- Jeffrey Simpson discusses how the Cons have diminished Canada's place on the world stage:
For those who care about Canada's international reputation and Canada's ability to influence others in the pursuit of Canada's self-interest, these are discouraging days.- Andrew Coyne does well in highlighting the importance of the opposition's stand against the Cons' abuses of democracy. But his turn as a self-proclaimed judge of political seriousness doesn't much help matters when it comes to trying to encourage people to notice what's gone wrong.
Everywhere, there is penny-pinching that makes no sense, a hectoring tone not appreciated by others, and a misunderstanding about how international affairs really work. For a government that has proclaimed Canada is “back” on the international stage, what is actually happening would be funny were it not serious.
Canada has retreated into an anglospheric worldview coupled with a focus on trade deals, but lacking any sense of a wider conception of international affairs.
Hectoring and lecturing undoubtedly appeals to the Conservative Party's core voters. It does not impress other governments, including friendly ones.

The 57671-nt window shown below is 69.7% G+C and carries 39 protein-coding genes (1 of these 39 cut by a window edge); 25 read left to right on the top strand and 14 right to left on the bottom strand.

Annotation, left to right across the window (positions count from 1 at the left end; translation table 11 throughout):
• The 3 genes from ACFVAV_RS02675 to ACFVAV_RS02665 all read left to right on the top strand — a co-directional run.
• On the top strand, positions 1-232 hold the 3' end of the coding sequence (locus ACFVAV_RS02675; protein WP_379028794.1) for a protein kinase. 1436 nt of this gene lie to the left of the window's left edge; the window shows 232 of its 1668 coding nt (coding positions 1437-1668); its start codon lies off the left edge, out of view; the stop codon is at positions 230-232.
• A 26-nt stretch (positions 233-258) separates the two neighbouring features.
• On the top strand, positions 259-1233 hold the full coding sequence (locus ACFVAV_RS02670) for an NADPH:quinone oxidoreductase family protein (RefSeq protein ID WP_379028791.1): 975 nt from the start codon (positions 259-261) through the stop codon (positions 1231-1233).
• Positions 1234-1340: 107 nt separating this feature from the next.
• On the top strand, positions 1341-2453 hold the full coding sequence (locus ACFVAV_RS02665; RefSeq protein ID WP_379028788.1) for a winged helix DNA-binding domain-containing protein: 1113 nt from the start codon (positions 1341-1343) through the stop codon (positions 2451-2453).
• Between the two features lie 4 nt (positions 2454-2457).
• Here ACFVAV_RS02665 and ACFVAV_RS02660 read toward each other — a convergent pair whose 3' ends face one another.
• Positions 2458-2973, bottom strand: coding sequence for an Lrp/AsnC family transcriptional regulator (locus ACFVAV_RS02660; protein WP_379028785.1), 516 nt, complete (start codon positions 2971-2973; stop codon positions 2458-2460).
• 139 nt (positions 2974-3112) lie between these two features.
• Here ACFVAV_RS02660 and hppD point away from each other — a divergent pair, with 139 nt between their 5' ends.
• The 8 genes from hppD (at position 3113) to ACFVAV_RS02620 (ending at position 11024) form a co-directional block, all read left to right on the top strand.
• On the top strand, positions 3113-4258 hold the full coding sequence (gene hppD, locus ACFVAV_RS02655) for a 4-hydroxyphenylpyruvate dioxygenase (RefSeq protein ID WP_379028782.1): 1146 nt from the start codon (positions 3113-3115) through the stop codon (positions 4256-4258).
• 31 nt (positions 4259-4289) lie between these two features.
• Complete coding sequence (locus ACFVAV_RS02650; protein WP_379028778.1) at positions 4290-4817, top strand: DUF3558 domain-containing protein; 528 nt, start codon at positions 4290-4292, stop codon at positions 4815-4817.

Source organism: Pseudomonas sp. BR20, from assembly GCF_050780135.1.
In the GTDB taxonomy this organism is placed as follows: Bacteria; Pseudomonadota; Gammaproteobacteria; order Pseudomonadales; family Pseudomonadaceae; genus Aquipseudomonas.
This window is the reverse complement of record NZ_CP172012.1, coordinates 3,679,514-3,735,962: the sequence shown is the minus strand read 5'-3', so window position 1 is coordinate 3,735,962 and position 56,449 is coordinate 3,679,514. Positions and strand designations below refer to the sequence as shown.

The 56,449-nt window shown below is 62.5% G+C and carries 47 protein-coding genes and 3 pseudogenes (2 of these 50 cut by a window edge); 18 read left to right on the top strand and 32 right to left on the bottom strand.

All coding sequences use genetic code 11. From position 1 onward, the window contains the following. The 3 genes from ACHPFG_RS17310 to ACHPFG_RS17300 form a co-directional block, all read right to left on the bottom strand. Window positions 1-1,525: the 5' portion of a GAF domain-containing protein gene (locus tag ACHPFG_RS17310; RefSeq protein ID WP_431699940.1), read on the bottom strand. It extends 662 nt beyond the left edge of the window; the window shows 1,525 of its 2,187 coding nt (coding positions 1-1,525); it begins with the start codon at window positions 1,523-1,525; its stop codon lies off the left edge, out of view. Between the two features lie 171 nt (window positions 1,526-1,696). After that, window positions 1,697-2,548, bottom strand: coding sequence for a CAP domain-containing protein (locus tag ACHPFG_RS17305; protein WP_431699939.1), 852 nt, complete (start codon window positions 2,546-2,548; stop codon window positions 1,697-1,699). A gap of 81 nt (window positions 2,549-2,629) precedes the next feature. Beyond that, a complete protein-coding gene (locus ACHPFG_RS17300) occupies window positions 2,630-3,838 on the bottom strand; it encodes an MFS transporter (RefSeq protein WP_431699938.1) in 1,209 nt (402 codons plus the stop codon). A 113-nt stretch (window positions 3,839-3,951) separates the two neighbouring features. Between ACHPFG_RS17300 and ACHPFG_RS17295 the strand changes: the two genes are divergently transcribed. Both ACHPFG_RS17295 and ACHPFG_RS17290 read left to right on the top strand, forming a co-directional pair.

- Alice sorts out how votes shifted between the 2008 and 2011 federal elections. And while it may not be the largest block of voters moving, I'd think it's worth highlighting this rather remarkable factoid:
The Green Party held less of its own 2008 vote in 2011 (30%) than defected from them to the NDP (33%).- Finally, Paul Dechene points out that Regina's latest evidence of painfully low housing availability is nothing new at all - and that in fact the glaring lack of rental accommodations has been festering for upwards of three years without a hint of action from the city or province.